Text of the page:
There was a typically muted air in the stadium. The temperature was mild and the clouds were low. Birmingham City only brought 1,500 fans – and only a couple of flags. I couldn’t be bothered to read what they said. I saw flashes of empty seats in the Shed Upper. I had a feeling that this would be a difficult game, atmosphere wise. The early kick-off meant less alcohol. Less alcohol meant less noise. It’s a simple equation. Maybe we should play all of our games at kicking-out time at around 11.30pm. The club could sell kebabs and curries. What a winner.
It was a poor first-half. We dominated early possession but the visitors Birmingham City took the lead. A corner was whipped in and after an initial header, it was a case of “after you Claude” as the Chelsea defenders showed a distinct unwillingness to attack the loose ball and hack it away to safety. I’d imagine that Jesus will make a move for a portion of black pudding with more vigour. The ball bounced around the six yard box, admiring the scenery, until appeared at the back stick and David Murphy thumped the ball in, waist high, past Cech.
The Brummies roared and we all slumped in our seats. The residents of England’s second city then began singing the world’s most boring and tedious football club anthem –
“As you go through life
It’s a long long road.
There’ll be joys and sorrows too.
As we journey on,
We will sing this song,
For the boys in royal blue,
We’re often partisan.
We will journey on.
Keep right on to the end of the road,
Keep right on to the end. “
Thank heavens that a foul on Ramires resulted in a penalty and this horrendous dirge was abruptly ended.
Juan Mata’s week shot was ably saved by Doyle. Ho hum. A determined run from Daniel Sturridge enabled him to play a ball in towards the waiting Fernando Torres. Needless to say, the chance passed. A David Luiz free-kick from thirty yards forced another great save from the Birmingham ‘keeper and then Torres nimbly teed up Sturridge who volleyed just over. Chances were rare, though. The midfield was too pedestrian. Sturridge was hogging the ball when a ball into Torres was more advantageous. A rare break by the visitors found Redmound clear, but his shot from the angle was week. Needless to say the atmosphere was funereal. The away fans were poking fun.
“Sacked in the morning. You’re getting sacked in the morning.”
With great displeasure, I heard an audible repeat of this same chant being uttered by several fellow supporters near myself. That there were boos – louder than the other chant – at the cessation of first-half play was, of course, unsurprising. There is one chap who sits around fifteen feet away…early fifties, white hair, glasses, replica shirt…who I have often noticed bellowing boos at the earliest opportunity. I glowered at him and hoped that he would see me. I popped down for the briefest of words with Big John in the front row.
“I’m not a violent person, but I’d quite willingly hit that pr1ck with a baseball bat if he continues to boo the team.”
Gary, who sits a few feet in front of this chap, came over and was of the same opinion.
“That bloke’s doing my head in Chris. I want to tell him to fcuk off.”
I could go in to a lengthy discussion about this chap, but I won’t waste my time. Suffice to say, this edition of The Axon Chronicles is not dedicated to him. And I’m buying a Louisville Slugger next week.
AVB rang the changes at the break with the returning Didier Drogba replacing the quiet Torres. I did mention to Gary that it was a cardinal sin that we had not played Torres in early during the entire first-half. My heart goes out to him, completely and utterly. An early chance in the second half fell to Mata, who neatly controlled inside the box but his shot flashed wide.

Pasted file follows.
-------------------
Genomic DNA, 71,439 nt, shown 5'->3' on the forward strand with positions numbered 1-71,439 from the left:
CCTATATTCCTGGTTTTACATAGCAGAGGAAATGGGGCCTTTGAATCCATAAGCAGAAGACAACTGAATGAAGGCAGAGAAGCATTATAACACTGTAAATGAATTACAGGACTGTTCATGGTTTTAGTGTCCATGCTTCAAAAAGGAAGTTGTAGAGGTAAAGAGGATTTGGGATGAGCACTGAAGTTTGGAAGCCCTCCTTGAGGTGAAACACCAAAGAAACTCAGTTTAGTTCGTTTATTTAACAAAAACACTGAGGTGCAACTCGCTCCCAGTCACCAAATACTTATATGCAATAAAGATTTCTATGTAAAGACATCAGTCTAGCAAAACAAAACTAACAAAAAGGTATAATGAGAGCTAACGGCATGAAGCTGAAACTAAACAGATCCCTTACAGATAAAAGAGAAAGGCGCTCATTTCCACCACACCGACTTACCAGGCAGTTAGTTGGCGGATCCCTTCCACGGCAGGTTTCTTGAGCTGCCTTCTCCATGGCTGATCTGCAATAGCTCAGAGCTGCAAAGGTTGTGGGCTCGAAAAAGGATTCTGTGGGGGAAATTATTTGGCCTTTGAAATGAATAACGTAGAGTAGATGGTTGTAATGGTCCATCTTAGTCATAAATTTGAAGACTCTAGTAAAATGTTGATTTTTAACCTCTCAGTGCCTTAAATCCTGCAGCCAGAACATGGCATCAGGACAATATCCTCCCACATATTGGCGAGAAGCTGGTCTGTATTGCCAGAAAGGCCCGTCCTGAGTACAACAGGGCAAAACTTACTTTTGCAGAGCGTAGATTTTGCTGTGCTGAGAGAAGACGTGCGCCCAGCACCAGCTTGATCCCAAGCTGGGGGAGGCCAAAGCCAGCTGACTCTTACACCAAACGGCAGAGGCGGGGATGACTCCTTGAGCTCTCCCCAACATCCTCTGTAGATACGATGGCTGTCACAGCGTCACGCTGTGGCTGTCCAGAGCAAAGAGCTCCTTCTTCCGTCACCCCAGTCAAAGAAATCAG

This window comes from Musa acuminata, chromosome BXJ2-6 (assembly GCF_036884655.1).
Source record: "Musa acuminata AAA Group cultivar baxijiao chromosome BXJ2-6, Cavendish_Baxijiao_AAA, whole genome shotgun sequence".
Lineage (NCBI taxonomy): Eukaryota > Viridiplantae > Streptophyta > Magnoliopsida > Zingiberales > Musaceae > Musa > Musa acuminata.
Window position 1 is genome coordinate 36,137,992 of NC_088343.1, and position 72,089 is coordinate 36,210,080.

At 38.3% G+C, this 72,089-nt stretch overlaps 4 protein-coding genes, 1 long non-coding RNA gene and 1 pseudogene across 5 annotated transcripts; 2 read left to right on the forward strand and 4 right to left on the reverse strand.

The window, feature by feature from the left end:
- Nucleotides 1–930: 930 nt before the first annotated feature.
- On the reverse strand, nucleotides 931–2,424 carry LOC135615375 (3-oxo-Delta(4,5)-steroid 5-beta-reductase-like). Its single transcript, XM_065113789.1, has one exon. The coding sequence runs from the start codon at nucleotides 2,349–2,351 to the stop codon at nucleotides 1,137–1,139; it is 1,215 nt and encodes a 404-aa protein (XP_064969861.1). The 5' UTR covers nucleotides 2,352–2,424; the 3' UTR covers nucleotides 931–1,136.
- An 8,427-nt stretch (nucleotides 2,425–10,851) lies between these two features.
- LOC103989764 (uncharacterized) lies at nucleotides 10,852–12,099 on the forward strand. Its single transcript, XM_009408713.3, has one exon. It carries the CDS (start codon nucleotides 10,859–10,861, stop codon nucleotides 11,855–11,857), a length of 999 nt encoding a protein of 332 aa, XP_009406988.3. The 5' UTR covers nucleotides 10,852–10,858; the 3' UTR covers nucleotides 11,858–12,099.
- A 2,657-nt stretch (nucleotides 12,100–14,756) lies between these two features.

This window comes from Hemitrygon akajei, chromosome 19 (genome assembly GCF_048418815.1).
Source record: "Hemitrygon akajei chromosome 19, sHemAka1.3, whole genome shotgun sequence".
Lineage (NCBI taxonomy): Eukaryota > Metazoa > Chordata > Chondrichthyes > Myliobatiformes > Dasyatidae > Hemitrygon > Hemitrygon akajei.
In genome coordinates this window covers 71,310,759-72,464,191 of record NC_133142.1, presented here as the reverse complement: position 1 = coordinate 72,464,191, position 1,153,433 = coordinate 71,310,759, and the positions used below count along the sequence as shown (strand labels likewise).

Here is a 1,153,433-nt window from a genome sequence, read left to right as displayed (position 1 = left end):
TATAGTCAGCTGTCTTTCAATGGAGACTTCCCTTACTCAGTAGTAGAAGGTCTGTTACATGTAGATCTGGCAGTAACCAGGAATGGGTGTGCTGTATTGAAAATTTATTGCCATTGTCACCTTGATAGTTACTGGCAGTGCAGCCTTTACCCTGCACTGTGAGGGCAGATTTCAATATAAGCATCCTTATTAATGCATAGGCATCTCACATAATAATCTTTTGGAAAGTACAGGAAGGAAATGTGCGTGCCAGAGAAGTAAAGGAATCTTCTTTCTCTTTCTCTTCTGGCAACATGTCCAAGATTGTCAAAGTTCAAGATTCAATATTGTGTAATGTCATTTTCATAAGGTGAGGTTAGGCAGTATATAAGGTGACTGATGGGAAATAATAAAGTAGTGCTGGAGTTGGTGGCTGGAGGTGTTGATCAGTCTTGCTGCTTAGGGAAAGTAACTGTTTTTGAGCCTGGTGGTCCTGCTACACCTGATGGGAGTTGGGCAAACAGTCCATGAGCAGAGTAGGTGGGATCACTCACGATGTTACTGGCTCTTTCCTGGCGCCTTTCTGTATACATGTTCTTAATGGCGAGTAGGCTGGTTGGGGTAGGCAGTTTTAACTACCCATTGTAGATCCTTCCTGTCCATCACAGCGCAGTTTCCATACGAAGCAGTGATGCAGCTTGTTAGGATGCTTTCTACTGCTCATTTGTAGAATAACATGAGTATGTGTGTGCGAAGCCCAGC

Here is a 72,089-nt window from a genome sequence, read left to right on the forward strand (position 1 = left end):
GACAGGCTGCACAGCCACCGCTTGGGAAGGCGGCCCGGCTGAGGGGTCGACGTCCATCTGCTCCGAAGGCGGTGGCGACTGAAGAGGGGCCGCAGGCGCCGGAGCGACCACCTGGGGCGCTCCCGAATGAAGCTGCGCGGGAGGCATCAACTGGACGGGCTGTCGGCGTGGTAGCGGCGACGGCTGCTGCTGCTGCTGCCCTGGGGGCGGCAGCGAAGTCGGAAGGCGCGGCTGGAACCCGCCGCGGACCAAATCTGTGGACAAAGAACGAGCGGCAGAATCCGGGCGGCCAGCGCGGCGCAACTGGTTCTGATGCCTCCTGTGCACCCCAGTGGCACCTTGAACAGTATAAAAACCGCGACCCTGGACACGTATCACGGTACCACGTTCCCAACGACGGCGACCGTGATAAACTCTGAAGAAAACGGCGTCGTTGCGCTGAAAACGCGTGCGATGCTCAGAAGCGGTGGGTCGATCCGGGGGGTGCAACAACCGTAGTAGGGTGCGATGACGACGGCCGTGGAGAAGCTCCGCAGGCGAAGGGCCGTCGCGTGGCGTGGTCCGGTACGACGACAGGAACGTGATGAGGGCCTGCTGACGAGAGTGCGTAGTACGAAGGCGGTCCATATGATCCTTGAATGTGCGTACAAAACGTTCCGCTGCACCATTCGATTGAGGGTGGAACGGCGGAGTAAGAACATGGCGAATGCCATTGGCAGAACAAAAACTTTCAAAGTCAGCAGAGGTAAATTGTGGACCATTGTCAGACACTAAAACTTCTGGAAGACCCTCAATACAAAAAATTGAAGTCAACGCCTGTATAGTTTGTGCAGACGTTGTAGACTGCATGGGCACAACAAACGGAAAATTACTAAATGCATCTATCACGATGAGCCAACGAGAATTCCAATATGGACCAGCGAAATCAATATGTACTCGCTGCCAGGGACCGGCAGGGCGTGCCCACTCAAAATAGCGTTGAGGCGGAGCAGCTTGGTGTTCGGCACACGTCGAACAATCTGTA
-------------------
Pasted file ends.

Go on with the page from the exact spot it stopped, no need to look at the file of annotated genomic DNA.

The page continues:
The manager brought on Kalou for Mikel and we hoped for more thrust. Thankfully, a goal soon came. The best move of the game, involving a good passage of play, found Ivanovic in an advanced position on the right flank. He quickly assessed the movement of players in the box and whipped in a beautiful cross with pace and dip. We all saw Sturridge rise. We all anticipated seeing the net bulge. We were not to be disappointed. It was a gorgeous header, angled down and away from the clawing hands of the ‘keeper.
I roared with joy. Phew. Come on!
We looked for the winner. A header from Kalou dropped over the bar. A Meireles effort too. A word about Meireles; the bloke began this season well, slotting in nicely. With our dip in form, his play has suffered too. The manager seems to see something in him, but he annoys the hell out of many. I hope he is just going through a tough patch…like many others. The stars were David Luiz and Ramires. I see a future for these two. Alan intelligently commented that we were all concerned about the apparent lack of strength of Ramires in his first few games for us, but how I wish others (Kalou, Lukaku come on down) were as strong as our little Brazilian number seven. He has the strength of an ox.
Gary Cahill was playing well. No problems there. His body movement reminds me so much of John Terry. He needs to work on his chest pass, though.
A Birmingham City free-kick ended up in Cech’s arms. Frank Lampard was the final roll of the dice and I fully expected Meireles to be hauled off. The boos rang out when Juan Mata’s number was hoisted. Meireles drilled a shot wide from distance. Thankfully, Birmingham’s Redmond weekly shot at Cech after he had evaded the attention of our defenders. A goal then – with four minutes to go – would have been difficult to recover from. The game petered out and we all drifted off, with thoughts of Napoli far out-weighing thoughts of the replay.
Outside the West Stand, amongst the groans of the regulars, and the vacant smiles of the tourists, umbrellas were raised as the rain came down. Oh lovely.
I got drenched as I quickly walked back to the car, past the fruit and veg stalls on the North End Road, past The Goose, the cafes, the shops, the shoppers. The rain continued as I returned home. It had been a mucky start to my week of Chelsea indulgence and I mulled over the lack lustre performance by both players and fans. To be brutal, the thought of our delicate team getting roasted by Napoli in a cauldron of noise on Tuesday overwhelmed me. I am not discouraged, however. When the draw was being made in December, I wanted a trip to Naples. Tuesday night will sort the men out from the boys. I honestly can’t wait. It will be a momentous occasion. And I can be pretty sure that there will not be any booing from the loyalists should our beloved boys fail to get a result.
Players. Supporters. Together.